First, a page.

Summary: The Bible says that our love for our enemies is proof that we are believers in Christ.

One of the more famous stories in all of literature comes from the earliest parts of our Bible. Cain and Abel, the children of Adam and Eve, are in conflict Cain actually murders Abel. God quickly confronts Cain with these words: “Where is Abel your brother?” He said, “I do not know; am I my brother’s keeper” (Genesis 4:9b)? It’s a rhetorical question to enforce the Bible’s command that we care for one another. I am my brother’s keeper. Say this with me: I am my brother’s keeper.

For the next few Sunday’s, we are going to focus on our relationships in our community in a series, entitled, Won’t You Be Our Neighbor? Many of you have seen our videos featuring Mr. Rogers in recent weeks. More seriously, we are asking many of you to read The Art of Neighboring as we progress through the series. This is a light read that you can move through in a matter of a couple of hours. In fact, one of the simplest pieces is this tool: where you are asked to identify the names of your eight closest neighbors. As we have been preparing for this day, our staff called this “the chart of shame.” I discovered this week that one of my neighbors had been in the hospital nearly 60 times in three years. We’ll come back to this chart at the end of today’s message.

On Food Truck Sunday, we'll be turning our south parking lot into a Food Truck Park. Everyone has to eat lunch after church, right? So let's just do it together! What if you invited a neighbor from your apartment complex to come that Sunday? During the month of October, we'll be tackling projects all over the community through our Love Loud emphasis. What if there is a Love Loud project on your street that you just don’t know about yet? Wouldn’t Trunk or Treat be more fun if you knew the kids behind those masks, because you took time to get to know their parents between now and then.... When we take the time to get to know our neighbors, we're not competing with the church - we're being the church!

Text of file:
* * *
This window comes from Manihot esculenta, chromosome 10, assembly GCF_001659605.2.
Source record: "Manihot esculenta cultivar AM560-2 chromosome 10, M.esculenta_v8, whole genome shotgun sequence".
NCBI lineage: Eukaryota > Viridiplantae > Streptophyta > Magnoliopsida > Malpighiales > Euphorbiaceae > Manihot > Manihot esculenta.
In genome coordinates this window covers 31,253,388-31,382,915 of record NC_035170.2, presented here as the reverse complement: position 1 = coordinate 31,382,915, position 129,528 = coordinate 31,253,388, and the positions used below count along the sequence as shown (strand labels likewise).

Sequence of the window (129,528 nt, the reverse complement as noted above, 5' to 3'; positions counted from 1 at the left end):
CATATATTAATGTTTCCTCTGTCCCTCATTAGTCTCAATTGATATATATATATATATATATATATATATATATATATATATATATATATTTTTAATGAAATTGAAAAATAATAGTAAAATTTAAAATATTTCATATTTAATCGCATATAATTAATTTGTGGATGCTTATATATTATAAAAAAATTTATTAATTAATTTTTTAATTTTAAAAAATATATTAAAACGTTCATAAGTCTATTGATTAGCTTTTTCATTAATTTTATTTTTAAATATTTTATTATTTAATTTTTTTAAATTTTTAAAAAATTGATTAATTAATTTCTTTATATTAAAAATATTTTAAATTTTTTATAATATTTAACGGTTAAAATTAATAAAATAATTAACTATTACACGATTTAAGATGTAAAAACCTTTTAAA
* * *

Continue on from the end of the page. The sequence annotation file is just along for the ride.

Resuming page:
Christianity is revolutionary because Jesus came along and said, “You please God by how you treat others.” “So whatever you wish that others would do to you, do also to them, for this is the Law and the Prophets” (Matthew 7:12). The Golden Rule: love just as you want to be loved. And he said to him, “You shall love the Lord your God with all your heart and with all your soul and with all your mind. This is the great and first commandment. And a second is like it: You shall love your neighbor as yourself. On these two commandments depend all the Law and the Prophets” (Matthew 22:37–40). This entire series highlights one of our church’s core values, what we call generous living.

The Bible says you cannot please God unless you love your neighbor. So that all my the longings that I have for my own safety and health and success and happiness I now feel for that other person as though he were me. This is novel; this is revolutionary. And we really need to recapture this in our day.

1. It’s Needed Now

The Need Is Within Our Community. Over 10% of all Fort Worth ISD students have attempted suicide at least once in 2017. Nearly 30% reported they feel sad or hopeless almost every day for 2 or more weeks in a row. I discovered that government leaders have noted: People who have close bonds with their neighbors live longer; Where people know the names of their neighbor's crime is 60% lower; When natural disasters strike your neighbors are your first responders. There’s a chaotic pace to our lives where we need to slow down. The recent school shootings are not just about gun rights but we all see there’s a growing need to build strong relationships with one another.

“He has told you, O man, what is good; and what does the Lord require of you but to do justice, and to love kindness, and to walk humbly with your God” (Micah 6:8)?

1. It’s Needed Now

2. It’s Been Our History

One of the distinctive features to historical Christians has been we’ve taken the Golden Rule seriously. “By this all people will know that you are my disciples, if you have love for one another” (John 13:35). “You have heard that it was said, ‘You shall love your neighbor and hate your enemy.’ 44 But I say to you, Love your enemies and pray for those who persecute you…” (Matthew 5:43–44). The Bible says that our love for our enemies is the proof that we are believers in Christ.

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